Foreign Inheritance & Form 3520
Foreign Inheritance & Form 3520:The IRS Form 3520 is used to report certain foreign transactions involving gifts and trusts. So, why are Foreign Inheritances included in the filing requirements? That is because technically an inheritance is a gift. Despite the fact that the IRS has promulgated many, many laws detailing the difference between a gift and inheritance (for example, “Step-Up Basis”), for Form 3520, they all mush together. Therefore, if you are a U.S. person who receives a gift or inheritance from a Foreign Person, you must report it to the IRS.
Unreported Foreign Inheritance?
If you do not report a foreign inheritance timely or accurately on Form 3520, you may be subject to fines and penalties. The main code section for penalties fall under IRC (Internal Revenue Code) section 6039F.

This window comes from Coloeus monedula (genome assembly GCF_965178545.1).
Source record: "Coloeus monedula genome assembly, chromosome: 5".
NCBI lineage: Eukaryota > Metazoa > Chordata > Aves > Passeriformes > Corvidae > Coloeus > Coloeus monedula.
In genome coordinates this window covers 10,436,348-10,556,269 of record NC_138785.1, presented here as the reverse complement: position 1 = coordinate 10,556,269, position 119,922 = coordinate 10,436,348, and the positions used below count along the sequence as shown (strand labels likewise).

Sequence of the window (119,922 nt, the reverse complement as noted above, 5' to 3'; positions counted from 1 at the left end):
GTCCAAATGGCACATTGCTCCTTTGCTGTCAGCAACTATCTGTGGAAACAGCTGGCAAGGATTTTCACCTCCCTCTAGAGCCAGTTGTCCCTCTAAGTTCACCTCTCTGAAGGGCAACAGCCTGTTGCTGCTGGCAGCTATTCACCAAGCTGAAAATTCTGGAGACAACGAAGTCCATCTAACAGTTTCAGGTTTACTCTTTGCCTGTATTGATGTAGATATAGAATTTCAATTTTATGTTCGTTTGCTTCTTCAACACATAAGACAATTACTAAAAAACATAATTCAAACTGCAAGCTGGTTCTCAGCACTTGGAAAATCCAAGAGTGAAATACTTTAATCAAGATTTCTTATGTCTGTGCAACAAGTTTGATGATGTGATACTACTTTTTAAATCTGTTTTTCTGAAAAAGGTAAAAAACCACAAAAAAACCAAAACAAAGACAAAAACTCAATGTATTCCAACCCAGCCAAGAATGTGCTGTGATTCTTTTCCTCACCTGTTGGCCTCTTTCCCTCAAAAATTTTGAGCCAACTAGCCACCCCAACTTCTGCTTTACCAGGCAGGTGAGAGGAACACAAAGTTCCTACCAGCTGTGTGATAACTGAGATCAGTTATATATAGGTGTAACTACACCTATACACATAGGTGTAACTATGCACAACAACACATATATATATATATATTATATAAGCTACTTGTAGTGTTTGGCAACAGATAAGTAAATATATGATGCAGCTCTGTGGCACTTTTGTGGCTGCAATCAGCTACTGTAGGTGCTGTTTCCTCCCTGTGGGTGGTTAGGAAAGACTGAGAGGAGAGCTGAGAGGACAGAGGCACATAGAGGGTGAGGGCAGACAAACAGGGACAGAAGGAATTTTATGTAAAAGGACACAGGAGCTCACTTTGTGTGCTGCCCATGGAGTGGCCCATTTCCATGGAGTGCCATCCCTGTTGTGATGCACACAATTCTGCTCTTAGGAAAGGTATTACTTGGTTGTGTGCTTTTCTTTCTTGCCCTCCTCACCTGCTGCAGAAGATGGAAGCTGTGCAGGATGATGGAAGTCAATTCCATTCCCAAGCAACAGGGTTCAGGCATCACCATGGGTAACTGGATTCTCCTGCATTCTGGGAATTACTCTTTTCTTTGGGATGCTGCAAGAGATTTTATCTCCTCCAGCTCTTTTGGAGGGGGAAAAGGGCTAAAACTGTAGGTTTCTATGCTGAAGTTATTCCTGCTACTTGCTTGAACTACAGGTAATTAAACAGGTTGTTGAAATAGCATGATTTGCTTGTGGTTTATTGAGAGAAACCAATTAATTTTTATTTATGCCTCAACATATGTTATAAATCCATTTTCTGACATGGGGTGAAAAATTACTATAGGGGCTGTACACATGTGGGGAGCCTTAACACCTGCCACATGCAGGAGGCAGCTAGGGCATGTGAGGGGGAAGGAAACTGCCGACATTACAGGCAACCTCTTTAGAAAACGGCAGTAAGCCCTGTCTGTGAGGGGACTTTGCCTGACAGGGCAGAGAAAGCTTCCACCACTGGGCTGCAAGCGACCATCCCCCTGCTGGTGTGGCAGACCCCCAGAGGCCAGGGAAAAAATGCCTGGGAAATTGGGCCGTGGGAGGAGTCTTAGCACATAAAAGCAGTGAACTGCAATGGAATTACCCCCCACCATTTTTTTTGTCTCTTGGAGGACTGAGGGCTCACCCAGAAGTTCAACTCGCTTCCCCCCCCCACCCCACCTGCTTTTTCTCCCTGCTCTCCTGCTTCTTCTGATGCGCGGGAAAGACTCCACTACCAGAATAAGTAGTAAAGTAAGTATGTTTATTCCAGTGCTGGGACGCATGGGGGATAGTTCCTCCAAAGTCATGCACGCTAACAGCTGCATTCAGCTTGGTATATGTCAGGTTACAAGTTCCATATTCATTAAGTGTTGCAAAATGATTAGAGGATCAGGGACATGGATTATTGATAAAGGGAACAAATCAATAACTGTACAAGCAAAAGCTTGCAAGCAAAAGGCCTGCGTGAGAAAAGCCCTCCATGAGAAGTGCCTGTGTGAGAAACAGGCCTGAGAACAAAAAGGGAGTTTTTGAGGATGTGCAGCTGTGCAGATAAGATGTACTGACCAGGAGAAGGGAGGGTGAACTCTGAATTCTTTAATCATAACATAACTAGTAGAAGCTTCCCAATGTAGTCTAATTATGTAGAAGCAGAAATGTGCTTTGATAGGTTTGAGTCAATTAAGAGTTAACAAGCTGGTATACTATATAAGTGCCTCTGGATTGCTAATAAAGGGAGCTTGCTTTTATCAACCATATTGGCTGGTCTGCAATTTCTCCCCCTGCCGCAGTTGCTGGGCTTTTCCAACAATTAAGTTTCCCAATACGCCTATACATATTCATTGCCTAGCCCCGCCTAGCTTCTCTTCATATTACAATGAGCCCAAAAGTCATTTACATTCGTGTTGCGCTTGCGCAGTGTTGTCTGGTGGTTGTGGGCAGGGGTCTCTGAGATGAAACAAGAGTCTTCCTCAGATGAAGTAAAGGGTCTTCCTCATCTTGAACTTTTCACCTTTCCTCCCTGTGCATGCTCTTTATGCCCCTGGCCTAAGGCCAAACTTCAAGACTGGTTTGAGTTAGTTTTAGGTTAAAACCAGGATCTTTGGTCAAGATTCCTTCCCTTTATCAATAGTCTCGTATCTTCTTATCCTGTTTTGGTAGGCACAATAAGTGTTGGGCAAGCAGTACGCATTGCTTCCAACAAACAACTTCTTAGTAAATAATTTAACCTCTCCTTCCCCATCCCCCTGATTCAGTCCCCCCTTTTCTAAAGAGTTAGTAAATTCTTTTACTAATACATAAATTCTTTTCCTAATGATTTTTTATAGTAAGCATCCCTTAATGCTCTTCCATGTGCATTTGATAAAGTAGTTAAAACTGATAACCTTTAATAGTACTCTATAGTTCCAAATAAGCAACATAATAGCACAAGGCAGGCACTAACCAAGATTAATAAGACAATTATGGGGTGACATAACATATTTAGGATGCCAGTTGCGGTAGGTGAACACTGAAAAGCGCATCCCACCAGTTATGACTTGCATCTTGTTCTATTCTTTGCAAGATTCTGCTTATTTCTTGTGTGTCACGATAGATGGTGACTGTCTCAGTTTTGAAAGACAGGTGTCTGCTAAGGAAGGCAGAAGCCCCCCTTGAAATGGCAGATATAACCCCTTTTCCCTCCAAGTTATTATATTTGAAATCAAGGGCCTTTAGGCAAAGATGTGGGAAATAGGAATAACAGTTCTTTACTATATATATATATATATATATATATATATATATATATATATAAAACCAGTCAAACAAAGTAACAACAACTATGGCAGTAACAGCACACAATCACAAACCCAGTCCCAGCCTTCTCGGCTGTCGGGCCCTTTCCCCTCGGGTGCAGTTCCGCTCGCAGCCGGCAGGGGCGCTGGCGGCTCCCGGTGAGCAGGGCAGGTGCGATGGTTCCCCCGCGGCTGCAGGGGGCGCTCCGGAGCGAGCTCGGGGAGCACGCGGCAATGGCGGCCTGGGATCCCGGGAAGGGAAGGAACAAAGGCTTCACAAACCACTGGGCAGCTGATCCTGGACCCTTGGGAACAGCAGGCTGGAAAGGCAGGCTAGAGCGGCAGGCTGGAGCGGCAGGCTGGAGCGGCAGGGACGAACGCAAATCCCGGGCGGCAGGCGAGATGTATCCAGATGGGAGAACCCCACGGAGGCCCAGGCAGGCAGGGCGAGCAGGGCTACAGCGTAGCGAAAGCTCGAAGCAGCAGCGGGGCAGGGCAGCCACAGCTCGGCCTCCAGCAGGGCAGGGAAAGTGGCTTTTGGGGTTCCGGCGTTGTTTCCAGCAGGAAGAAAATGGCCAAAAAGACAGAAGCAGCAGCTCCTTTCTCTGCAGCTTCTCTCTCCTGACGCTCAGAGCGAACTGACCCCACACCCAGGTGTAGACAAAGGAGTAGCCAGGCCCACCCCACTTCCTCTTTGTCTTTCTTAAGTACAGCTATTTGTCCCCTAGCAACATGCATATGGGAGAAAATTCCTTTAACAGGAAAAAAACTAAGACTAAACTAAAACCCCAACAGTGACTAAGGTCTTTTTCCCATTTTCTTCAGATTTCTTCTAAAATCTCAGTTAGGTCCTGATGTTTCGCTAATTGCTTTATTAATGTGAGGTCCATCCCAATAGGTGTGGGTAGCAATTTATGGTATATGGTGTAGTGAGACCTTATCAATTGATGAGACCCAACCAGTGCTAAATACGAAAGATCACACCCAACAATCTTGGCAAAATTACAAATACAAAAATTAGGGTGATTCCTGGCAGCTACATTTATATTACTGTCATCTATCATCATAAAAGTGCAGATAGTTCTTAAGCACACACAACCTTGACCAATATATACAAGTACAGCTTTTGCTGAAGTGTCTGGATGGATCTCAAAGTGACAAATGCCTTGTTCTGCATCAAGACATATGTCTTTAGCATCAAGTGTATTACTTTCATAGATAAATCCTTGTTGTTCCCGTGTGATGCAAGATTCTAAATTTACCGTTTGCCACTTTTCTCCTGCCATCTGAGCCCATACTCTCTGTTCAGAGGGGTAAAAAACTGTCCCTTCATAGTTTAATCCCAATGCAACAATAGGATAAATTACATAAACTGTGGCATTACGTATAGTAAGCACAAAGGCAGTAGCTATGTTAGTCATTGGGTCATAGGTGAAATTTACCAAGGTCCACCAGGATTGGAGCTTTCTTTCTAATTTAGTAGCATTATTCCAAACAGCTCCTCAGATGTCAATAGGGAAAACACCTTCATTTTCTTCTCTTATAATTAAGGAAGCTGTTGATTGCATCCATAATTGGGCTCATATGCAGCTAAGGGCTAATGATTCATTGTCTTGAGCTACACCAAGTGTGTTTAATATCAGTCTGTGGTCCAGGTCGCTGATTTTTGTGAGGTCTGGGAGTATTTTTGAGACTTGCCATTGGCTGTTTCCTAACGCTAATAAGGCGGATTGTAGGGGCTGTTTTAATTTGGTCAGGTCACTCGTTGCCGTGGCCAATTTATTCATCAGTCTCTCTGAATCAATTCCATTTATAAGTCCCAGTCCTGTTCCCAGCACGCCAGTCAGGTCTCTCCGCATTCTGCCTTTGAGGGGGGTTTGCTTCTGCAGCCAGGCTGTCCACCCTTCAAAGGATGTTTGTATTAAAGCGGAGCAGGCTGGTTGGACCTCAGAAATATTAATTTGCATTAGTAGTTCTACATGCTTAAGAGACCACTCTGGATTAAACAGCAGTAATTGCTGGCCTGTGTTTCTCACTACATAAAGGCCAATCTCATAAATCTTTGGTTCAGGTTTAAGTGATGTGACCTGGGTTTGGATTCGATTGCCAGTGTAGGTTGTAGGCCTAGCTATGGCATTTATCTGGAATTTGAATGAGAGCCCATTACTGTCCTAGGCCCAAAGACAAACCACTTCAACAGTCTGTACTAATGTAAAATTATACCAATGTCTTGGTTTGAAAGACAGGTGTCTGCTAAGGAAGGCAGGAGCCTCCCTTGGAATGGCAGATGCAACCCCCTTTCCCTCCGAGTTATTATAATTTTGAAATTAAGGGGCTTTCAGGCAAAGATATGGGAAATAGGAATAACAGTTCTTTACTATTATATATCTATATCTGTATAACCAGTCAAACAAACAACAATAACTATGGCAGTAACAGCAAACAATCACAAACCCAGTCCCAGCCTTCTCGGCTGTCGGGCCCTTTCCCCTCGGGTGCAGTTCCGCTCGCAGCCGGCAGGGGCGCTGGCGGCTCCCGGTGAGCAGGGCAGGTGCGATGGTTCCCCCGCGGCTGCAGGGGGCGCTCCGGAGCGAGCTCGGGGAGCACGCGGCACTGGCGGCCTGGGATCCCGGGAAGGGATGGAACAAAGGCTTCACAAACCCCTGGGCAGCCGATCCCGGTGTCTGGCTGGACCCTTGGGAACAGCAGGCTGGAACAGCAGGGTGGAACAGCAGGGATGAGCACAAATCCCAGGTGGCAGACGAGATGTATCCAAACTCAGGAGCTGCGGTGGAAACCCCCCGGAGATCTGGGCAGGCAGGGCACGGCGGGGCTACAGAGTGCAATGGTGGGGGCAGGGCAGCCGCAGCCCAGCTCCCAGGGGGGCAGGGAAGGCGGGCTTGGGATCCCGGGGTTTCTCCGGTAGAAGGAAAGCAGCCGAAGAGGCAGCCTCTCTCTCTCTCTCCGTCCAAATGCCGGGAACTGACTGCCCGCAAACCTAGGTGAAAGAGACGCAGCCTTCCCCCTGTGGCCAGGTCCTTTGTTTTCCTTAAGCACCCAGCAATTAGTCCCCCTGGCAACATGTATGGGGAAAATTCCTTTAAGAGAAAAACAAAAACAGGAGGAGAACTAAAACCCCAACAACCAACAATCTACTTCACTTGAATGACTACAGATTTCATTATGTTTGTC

As provided by the IRS:
- In the case of a failure to timely report foreign gifts described in section 6039F, the IRS will determine the income tax consequences of the receipt of such gift, and a penalty equal to 5% of the amount of such foreign gifts applies for each month for which the failure to report continues (not to exceed a total of 25%).
- No penalty will be imposed if the taxpayer can demonstrate that the failure to comply was due to reasonable cause and not willful neglect. See section 6039F for additional information.”
Foreign Inheritance and CP15 Notices
If you receive a CP15 Notice for a Foreign Gift or Inheritance, you only have a limited to respond. If you miss the time for response, your options for getting into compliance and disputing the penalty are limited.
Golding & Golding: About Our International Tax Law Firm
Golding & Golding specializes exclusively in international tax, and specifically IRS offshore disclosure.
Contact our firm today for assistance with getting compliant.